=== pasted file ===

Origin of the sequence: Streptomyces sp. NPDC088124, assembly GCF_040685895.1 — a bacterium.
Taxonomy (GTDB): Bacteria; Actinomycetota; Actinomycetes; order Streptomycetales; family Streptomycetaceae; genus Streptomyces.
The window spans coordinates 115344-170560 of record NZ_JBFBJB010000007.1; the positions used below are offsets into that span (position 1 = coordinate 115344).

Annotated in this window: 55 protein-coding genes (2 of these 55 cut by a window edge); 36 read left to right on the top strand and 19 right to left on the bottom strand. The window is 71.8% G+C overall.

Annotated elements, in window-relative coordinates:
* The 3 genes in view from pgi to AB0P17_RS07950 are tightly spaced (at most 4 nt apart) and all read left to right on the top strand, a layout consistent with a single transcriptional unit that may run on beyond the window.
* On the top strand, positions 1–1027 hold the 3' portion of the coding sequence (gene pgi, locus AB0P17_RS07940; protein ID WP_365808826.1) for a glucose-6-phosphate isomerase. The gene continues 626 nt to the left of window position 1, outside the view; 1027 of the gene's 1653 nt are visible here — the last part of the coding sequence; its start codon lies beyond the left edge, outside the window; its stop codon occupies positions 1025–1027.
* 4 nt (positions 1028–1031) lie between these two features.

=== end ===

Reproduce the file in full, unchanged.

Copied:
Origin of the sequence: Streptomyces sp. NPDC088124, assembly GCF_040685895.1 — a bacterium.
Taxonomy (GTDB): Bacteria; Actinomycetota; Actinomycetes; order Streptomycetales; family Streptomycetaceae; genus Streptomyces.
The window spans coordinates 115344-170560 of record NZ_JBFBJB010000007.1; the positions used below are offsets into that span (position 1 = coordinate 115344).

Annotated in this window: 55 protein-coding genes (2 of these 55 cut by a window edge); 36 read left to right on the top strand and 19 right to left on the bottom strand. The window is 71.8% G+C overall.

Annotated elements, in window-relative coordinates:
* The 3 genes in view from pgi to AB0P17_RS07950 are tightly spaced (at most 4 nt apart) and all read left to right on the top strand, a layout consistent with a single transcriptional unit that may run on beyond the window.
* On the top strand, positions 1–1027 hold the 3' portion of the coding sequence (gene pgi, locus AB0P17_RS07940; protein ID WP_365808826.1) for a glucose-6-phosphate isomerase. The gene continues 626 nt to the left of window position 1, outside the view; 1027 of the gene's 1653 nt are visible here — the last part of the coding sequence; its start codon lies beyond the left edge, outside the window; its stop codon occupies positions 1025–1027.
* 4 nt (positions 1028–1031) lie between these two features.